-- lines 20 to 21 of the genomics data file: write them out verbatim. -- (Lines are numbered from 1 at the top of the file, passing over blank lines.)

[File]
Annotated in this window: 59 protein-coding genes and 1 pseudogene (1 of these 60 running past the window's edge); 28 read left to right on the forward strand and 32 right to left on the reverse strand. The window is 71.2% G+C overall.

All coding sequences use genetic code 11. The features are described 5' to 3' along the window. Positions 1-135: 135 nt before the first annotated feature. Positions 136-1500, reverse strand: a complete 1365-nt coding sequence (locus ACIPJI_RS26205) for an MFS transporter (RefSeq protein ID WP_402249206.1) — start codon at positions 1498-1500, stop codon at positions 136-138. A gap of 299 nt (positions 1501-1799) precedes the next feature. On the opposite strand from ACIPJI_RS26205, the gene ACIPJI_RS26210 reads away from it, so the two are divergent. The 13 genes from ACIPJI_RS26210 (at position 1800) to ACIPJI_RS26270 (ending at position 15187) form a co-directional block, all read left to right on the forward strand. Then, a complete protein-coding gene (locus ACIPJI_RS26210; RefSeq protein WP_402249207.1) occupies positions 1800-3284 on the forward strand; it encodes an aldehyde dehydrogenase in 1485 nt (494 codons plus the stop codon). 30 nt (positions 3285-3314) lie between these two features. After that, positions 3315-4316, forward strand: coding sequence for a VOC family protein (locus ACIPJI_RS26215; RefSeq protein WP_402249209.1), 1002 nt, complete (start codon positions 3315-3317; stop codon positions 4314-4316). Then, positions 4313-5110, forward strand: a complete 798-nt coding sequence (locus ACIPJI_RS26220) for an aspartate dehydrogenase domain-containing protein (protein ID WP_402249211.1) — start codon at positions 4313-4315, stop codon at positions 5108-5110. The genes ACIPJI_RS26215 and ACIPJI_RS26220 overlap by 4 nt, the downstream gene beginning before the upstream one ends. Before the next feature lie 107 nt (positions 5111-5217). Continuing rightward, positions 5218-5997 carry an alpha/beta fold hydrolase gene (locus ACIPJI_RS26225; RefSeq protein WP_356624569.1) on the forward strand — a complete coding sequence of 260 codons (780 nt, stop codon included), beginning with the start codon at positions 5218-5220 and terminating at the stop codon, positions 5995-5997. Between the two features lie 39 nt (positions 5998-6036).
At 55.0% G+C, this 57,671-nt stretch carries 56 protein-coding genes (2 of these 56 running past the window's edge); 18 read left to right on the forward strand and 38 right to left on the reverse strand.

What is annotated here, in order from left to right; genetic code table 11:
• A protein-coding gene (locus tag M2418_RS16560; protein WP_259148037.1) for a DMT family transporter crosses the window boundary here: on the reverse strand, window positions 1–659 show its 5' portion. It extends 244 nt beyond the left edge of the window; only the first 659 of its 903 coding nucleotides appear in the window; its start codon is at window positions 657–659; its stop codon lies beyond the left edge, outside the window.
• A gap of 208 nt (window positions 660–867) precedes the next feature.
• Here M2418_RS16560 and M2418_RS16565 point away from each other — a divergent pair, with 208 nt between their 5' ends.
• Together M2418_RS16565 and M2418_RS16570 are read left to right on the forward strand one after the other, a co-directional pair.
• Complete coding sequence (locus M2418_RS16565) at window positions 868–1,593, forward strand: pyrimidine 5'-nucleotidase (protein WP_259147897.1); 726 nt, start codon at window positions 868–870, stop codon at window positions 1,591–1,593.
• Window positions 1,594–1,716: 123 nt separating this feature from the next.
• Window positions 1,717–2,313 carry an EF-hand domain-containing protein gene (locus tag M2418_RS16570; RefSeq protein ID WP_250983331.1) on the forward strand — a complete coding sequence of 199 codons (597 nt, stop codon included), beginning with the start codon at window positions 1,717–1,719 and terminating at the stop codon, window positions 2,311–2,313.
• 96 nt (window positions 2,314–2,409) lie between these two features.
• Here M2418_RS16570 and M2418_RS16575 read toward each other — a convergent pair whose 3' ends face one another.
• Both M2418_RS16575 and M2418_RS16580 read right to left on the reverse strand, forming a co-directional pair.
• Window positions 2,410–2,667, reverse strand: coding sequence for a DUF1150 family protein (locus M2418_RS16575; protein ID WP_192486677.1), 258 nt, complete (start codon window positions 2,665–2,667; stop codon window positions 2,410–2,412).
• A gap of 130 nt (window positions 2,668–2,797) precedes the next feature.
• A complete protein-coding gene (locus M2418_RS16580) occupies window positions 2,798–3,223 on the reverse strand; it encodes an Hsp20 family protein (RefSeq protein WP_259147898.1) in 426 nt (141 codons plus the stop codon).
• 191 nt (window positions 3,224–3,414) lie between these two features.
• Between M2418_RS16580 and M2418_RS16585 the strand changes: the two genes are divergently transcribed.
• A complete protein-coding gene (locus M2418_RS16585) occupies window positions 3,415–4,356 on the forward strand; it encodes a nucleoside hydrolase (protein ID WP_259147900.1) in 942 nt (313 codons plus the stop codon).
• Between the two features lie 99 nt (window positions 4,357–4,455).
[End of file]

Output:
• A complete protein-coding gene (locus M2418_RS16585) occupies window positions 3,415–4,356 on the forward strand; it encodes a nucleoside hydrolase (protein ID WP_259147900.1) in 942 nt (313 codons plus the stop codon).
• Between the two features lie 99 nt (window positions 4,357–4,455).